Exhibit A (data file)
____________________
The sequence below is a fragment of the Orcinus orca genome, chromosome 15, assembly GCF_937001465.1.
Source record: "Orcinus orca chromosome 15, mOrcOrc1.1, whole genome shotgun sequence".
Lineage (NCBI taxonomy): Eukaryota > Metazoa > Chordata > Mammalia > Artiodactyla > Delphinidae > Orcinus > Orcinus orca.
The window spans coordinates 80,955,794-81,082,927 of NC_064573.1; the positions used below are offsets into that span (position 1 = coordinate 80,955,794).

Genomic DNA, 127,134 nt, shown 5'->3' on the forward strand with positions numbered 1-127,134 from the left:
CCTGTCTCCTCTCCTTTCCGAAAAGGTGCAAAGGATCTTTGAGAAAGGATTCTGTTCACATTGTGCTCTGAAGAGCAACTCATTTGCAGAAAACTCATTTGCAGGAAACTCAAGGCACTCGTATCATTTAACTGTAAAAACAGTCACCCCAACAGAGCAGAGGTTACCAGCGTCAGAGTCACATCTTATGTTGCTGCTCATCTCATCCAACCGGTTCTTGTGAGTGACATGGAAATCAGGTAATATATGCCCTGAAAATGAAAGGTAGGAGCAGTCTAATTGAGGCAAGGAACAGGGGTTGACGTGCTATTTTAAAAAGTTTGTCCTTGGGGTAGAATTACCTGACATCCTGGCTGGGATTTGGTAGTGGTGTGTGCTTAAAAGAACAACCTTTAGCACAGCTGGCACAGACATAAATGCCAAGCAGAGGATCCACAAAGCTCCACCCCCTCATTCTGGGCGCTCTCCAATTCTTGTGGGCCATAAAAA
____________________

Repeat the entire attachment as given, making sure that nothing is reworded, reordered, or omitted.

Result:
The sequence below is a fragment of the Orcinus orca genome, chromosome 15, assembly GCF_937001465.1.
Source record: "Orcinus orca chromosome 15, mOrcOrc1.1, whole genome shotgun sequence".
Lineage (NCBI taxonomy): Eukaryota > Metazoa > Chordata > Mammalia > Artiodactyla > Delphinidae > Orcinus > Orcinus orca.
The window spans coordinates 80,955,794-81,082,927 of NC_064573.1; the positions used below are offsets into that span (position 1 = coordinate 80,955,794).

Genomic DNA, 127,134 nt, shown 5'->3' on the forward strand with positions numbered 1-127,134 from the left:
CCTGTCTCCTCTCCTTTCCGAAAAGGTGCAAAGGATCTTTGAGAAAGGATTCTGTTCACATTGTGCTCTGAAGAGCAACTCATTTGCAGAAAACTCATTTGCAGGAAACTCAAGGCACTCGTATCATTTAACTGTAAAAACAGTCACCCCAACAGAGCAGAGGTTACCAGCGTCAGAGTCACATCTTATGTTGCTGCTCATCTCATCCAACCGGTTCTTGTGAGTGACATGGAAATCAGGTAATATATGCCCTGAAAATGAAAGGTAGGAGCAGTCTAATTGAGGCAAGGAACAGGGGTTGACGTGCTATTTTAAAAAGTTTGTCCTTGGGGTAGAATTACCTGACATCCTGGCTGGGATTTGGTAGTGGTGTGTGCTTAAAAGAACAACCTTTAGCACAGCTGGCACAGACATAAATGCCAAGCAGAGGATCCACAAAGCTCCACCCCCTCATTCTGGGCGCTCTCCAATTCTTGTGGGCCATAAAAA